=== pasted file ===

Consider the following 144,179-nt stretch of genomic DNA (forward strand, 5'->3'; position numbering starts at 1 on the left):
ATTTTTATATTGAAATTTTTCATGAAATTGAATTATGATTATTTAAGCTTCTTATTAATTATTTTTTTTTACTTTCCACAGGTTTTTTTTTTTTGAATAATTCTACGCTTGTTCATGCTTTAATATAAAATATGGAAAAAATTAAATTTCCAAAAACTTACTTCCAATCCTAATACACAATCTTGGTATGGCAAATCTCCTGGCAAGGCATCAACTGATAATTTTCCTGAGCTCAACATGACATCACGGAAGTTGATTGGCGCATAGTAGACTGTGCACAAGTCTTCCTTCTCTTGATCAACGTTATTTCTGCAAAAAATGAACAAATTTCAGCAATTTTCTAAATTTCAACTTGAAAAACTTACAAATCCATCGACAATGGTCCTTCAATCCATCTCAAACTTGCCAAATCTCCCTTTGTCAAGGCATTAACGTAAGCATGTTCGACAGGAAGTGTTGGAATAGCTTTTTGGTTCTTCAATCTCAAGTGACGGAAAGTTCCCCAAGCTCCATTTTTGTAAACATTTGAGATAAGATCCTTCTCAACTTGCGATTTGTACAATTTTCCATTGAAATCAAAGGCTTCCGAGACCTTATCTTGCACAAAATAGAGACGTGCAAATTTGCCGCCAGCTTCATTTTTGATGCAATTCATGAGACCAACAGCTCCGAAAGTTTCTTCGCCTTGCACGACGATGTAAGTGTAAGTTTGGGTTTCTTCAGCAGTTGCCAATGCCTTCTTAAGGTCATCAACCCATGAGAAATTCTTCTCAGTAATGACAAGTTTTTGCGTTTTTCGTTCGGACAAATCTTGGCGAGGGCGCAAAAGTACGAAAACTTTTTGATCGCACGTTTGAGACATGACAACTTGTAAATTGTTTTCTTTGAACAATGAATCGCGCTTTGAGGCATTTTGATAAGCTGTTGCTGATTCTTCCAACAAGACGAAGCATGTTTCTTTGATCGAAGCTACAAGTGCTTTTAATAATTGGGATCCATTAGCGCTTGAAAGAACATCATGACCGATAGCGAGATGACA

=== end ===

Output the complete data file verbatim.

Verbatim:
Consider the following 144,179-nt stretch of genomic DNA (forward strand, 5'->3'; position numbering starts at 1 on the left):
ATTTTTATATTGAAATTTTTCATGAAATTGAATTATGATTATTTAAGCTTCTTATTAATTATTTTTTTTTACTTTCCACAGGTTTTTTTTTTTTGAATAATTCTACGCTTGTTCATGCTTTAATATAAAATATGGAAAAAATTAAATTTCCAAAAACTTACTTCCAATCCTAATACACAATCTTGGTATGGCAAATCTCCTGGCAAGGCATCAACTGATAATTTTCCTGAGCTCAACATGACATCACGGAAGTTGATTGGCGCATAGTAGACTGTGCACAAGTCTTCCTTCTCTTGATCAACGTTATTTCTGCAAAAAATGAACAAATTTCAGCAATTTTCTAAATTTCAACTTGAAAAACTTACAAATCCATCGACAATGGTCCTTCAATCCATCTCAAACTTGCCAAATCTCCCTTTGTCAAGGCATTAACGTAAGCATGTTCGACAGGAAGTGTTGGAATAGCTTTTTGGTTCTTCAATCTCAAGTGACGGAAAGTTCCCCAAGCTCCATTTTTGTAAACATTTGAGATAAGATCCTTCTCAACTTGCGATTTGTACAATTTTCCATTGAAATCAAAGGCTTCCGAGACCTTATCTTGCACAAAATAGAGACGTGCAAATTTGCCGCCAGCTTCATTTTTGATGCAATTCATGAGACCAACAGCTCCGAAAGTTTCTTCGCCTTGCACGACGATGTAAGTGTAAGTTTGGGTTTCTTCAGCAGTTGCCAATGCCTTCTTAAGGTCATCAACCCATGAGAAATTCTTCTCAGTAATGACAAGTTTTTGCGTTTTTCGTTCGGACAAATCTTGGCGAGGGCGCAAAAGTACGAAAACTTTTTGATCGCACGTTTGAGACATGACAACTTGTAAATTGTTTTCTTTGAACAATGAATCGCGCTTTGAGGCATTTTGATAAGCTGTTGCTGATTCTTCCAACAAGACGAAGCATGTTTCTTTGATCGAAGCTACAAGTGCTTTTAATAATTGGGATCCATTAGCGCTTGAAAGAACATCATGACCGATAGCGAGATGACA